Horses are special to Pat Jolliff
Pat Jolliff's love of horses started when she was a young child. She had a horse as far back as she can remember. Growing up, she always loved her horse and now she has many more to love. She has big ones, miniature ones and all sizes in-between.
She and her husband, Garry, started raising horses seven years ago. Her problem is once they are born, she has trouble parting with them. She admits that the time has come to sell a few and she plans to start halter breaking and teaching some of the younger horses to lead.
Mrs. Jolliff recently retired after 32 years with the U.S. Fish and Wildlife Service. In the weeks since retirement, she has more time with her horses.
"I love being out here with them," she said. "When I was young, I didn't know that they had to be fed, watered, and combed. I would tell my dad I wanted to ride, and when I got there, my horse was saddled and ready to go. When I finished, he was there to take care of it for me."
She looses all track of time when she is caring for her horses. They are like children to her.
"They have stomach aches, tooth aches, doctor's appointments and let's not forget manicures, except we use farriors. There is hair care, eye care, viruses, flu and worms to contend with. Just when you think you've got it all covered, then along comes West Nile Virus to worry about," she said. "It really makes you wonder what the Indians did about all this stuff."
Jolliff can look at her horses and tell if they are not feeling well.
"Personally, caring for the horses gives me a sense of calmness and a feeling of accomplishment. Sometimes I am not sure if it is because of my love for horses or if it is because I am so tired after tending them that I mistake tiredness for calmness."
The Jolliffs each have their own horses. They keep them at separate locations but they share the work at both. Mr. Jolliff teaches school at Manila.
"Garry spends half of his summer hauling hay for me. He also does any work on my barn that is needed," she said.
The Jolliffs buy, sell and breed horses. They have appaloosas, quarter horses, paints, three miniature horses, and a goat.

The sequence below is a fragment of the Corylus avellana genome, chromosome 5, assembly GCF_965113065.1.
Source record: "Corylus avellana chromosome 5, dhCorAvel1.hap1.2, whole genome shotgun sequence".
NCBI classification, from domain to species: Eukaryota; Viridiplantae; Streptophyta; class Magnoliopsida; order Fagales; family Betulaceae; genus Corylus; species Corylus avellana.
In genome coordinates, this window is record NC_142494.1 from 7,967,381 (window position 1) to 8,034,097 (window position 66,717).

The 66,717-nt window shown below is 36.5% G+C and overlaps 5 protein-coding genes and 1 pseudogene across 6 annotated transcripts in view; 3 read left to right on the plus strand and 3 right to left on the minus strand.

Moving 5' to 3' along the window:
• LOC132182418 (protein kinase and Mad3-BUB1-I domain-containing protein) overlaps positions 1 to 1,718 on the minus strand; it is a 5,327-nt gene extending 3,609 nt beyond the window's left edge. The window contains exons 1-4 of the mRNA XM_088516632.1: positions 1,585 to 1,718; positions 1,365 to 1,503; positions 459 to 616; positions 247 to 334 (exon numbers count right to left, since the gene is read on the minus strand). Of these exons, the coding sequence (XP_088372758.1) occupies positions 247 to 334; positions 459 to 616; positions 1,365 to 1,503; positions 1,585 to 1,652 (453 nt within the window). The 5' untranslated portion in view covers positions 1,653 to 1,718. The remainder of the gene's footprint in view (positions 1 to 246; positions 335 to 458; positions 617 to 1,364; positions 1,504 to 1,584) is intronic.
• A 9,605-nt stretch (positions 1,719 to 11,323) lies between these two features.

"He tries his best to keep up with the horses when they are running," she said. "Horses are like children. Even though there is an electric fence and other security measures in the barn and around the pasture, if the electricity goes off or if there is one little place to get through, it is like they say 'I'm free -- but what do I do now?' They don't know where they are going, but they are out of there. They usually just stand outside the fence waiting for me to let them back in. You have not lived until the sheriff's department wakes you up at 1:30 a.m. on a cold winter morning to tell you your horses are out. In with the 65 horses is the big black, ugly goat that thinks he is a horse -- and he is out too."
Mrs. Jolliff's favorite horse is the appaloosa. The Jolliffs belong to the Paint Club and Mrs. Jolliff also belongs to the Appaloosa Club.
"I guess the appaloosa is my favorite because of their history and how hard it was for them to survive. All the breeds of horses have a story but the appaloosa is special. "They were nearly extinct at one time in history. The Nez Perces flight from the U.S. Cavalry is now a part of history. How sad that all but a few of these horses were killed by our U.S. Calvary. The Nez Perce Indians tell the story of three stallions that came from Russia hundreds of years ago, before our country was born. The stallions were sent from the ship to swim to Nez Perce traders. Tradition tells of their slivery bodies, black marks and spots on their legs and bodies and spotted muzzles. The Indians believed that these stallions had powerful medicine. They bred them to their mares. These three stallions were known by the Indians as the Ghost Wind Stallions. They had speed, endurance and color that set them apart from all other horses. The spotted horse was feared by the tribal enemies. It was said that they were wild and ferocious in battle and that the Nez Perce horse was trained to charge an enemy, knock him from his horse and then attack the man striking him with his hooves. But this same animal would be cared for by a young child whose job it was to attend the horses.